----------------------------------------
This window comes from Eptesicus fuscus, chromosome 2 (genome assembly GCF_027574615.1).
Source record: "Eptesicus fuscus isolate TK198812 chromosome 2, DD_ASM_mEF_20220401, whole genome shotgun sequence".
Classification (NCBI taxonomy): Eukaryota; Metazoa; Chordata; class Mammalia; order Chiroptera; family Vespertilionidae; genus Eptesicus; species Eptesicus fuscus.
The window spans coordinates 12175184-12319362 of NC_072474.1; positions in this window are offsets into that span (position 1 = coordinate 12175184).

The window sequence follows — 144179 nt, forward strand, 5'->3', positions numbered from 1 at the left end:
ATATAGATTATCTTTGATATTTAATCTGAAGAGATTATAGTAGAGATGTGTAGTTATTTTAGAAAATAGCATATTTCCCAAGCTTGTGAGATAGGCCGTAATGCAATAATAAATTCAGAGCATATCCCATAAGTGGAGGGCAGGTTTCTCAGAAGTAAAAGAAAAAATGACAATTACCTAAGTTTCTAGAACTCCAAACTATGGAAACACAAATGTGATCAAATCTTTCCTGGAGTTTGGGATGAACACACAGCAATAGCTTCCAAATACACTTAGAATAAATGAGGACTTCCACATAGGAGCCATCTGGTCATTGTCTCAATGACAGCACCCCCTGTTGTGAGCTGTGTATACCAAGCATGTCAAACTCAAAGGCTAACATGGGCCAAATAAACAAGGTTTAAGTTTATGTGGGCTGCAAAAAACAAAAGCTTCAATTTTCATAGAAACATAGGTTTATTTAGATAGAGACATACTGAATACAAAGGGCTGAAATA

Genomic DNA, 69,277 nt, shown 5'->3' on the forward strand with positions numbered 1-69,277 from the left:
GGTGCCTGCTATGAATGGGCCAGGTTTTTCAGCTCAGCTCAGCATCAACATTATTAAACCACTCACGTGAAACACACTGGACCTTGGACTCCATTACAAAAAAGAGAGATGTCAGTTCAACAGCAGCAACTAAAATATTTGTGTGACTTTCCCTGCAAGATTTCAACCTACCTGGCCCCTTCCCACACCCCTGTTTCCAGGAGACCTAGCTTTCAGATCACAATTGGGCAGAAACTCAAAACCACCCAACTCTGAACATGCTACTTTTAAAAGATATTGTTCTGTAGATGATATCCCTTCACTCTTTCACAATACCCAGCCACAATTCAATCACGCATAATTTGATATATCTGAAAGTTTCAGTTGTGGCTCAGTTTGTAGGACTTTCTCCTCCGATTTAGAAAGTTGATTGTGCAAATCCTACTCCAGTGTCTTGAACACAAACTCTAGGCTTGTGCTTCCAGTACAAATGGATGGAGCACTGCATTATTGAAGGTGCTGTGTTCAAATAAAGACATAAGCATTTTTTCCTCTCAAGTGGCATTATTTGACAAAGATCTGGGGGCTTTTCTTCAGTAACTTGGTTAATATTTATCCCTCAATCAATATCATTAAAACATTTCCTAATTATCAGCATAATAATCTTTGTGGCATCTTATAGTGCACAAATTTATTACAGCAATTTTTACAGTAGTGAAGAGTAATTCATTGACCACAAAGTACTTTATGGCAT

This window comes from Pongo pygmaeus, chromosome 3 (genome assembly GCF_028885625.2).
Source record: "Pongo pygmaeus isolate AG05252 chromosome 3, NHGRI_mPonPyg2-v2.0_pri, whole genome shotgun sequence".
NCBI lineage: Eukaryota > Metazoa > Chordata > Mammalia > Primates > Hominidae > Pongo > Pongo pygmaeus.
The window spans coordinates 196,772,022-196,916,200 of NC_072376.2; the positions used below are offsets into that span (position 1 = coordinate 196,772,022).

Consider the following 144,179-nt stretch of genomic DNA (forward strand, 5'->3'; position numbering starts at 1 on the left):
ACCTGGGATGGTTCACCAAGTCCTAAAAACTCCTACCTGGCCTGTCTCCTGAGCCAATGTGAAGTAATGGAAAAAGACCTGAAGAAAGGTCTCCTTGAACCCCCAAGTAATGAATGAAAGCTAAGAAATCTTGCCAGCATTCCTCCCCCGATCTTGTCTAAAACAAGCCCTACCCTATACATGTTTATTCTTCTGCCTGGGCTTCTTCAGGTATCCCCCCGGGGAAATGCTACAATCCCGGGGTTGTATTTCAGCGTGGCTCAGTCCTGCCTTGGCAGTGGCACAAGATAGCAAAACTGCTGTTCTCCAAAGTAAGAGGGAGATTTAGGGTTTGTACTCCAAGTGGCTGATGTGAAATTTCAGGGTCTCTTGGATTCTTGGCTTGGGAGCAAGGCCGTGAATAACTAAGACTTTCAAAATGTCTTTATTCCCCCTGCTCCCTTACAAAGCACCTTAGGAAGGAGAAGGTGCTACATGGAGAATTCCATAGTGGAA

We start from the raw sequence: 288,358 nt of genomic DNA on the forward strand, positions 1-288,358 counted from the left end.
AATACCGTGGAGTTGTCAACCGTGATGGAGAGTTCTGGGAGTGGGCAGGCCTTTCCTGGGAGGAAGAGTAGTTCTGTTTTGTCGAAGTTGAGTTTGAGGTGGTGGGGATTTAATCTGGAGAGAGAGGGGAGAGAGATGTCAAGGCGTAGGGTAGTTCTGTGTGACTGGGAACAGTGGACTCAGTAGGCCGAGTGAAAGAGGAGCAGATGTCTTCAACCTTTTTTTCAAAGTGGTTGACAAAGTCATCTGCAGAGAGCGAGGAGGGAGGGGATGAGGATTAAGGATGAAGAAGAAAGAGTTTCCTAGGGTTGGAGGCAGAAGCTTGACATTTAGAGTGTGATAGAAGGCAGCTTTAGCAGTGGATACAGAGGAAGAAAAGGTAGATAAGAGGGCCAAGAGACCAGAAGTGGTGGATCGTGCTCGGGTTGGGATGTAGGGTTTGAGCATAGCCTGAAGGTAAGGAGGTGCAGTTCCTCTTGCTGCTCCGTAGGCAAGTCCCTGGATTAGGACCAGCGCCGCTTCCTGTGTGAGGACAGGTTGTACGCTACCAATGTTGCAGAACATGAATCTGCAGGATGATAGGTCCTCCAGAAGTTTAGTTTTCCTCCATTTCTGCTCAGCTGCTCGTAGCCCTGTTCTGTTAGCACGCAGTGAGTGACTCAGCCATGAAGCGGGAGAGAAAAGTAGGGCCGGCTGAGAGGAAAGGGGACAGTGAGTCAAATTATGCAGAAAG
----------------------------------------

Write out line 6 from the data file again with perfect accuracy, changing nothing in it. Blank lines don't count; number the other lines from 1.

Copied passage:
ATATAGATTATCTTTGATATTTAATCTGAAGAGATTATAGTAGAGATGTGTAGTTATTTTAGAAAATAGCATATTTCCCAAGCTTGTGAGATAGGCCGTAATGCAATAATAAATTCAGAGCATATCCCATAAGTGGAGGGCAGGTTTCTCAGAAGTAAAAGAAAAAATGACAATTACCTAAGTTTCTAGAACTCCAAACTATGGAAACACAAATGTGATCAAATCTTTCCTGGAGTTTGGGATGAACACACAGCAATAGCTTCCAAATACACTTAGAATAAATGAGGACTTCCACATAGGAGCCATCTGGTCATTGTCTCAATGACAGCACCCCCTGTTGTGAGCTGTGTATACCAAGCATGTCAAACTCAAAGGCTAACATGGGCCAAATAAACAAGGTTTAAGTTTATGTGGGCTGCAAAAAACAAAAGCTTCAATTTTCATAGAAACATAGGTTTATTTAGATAGAGACATACTGAATACAAAGGGCTGAAATA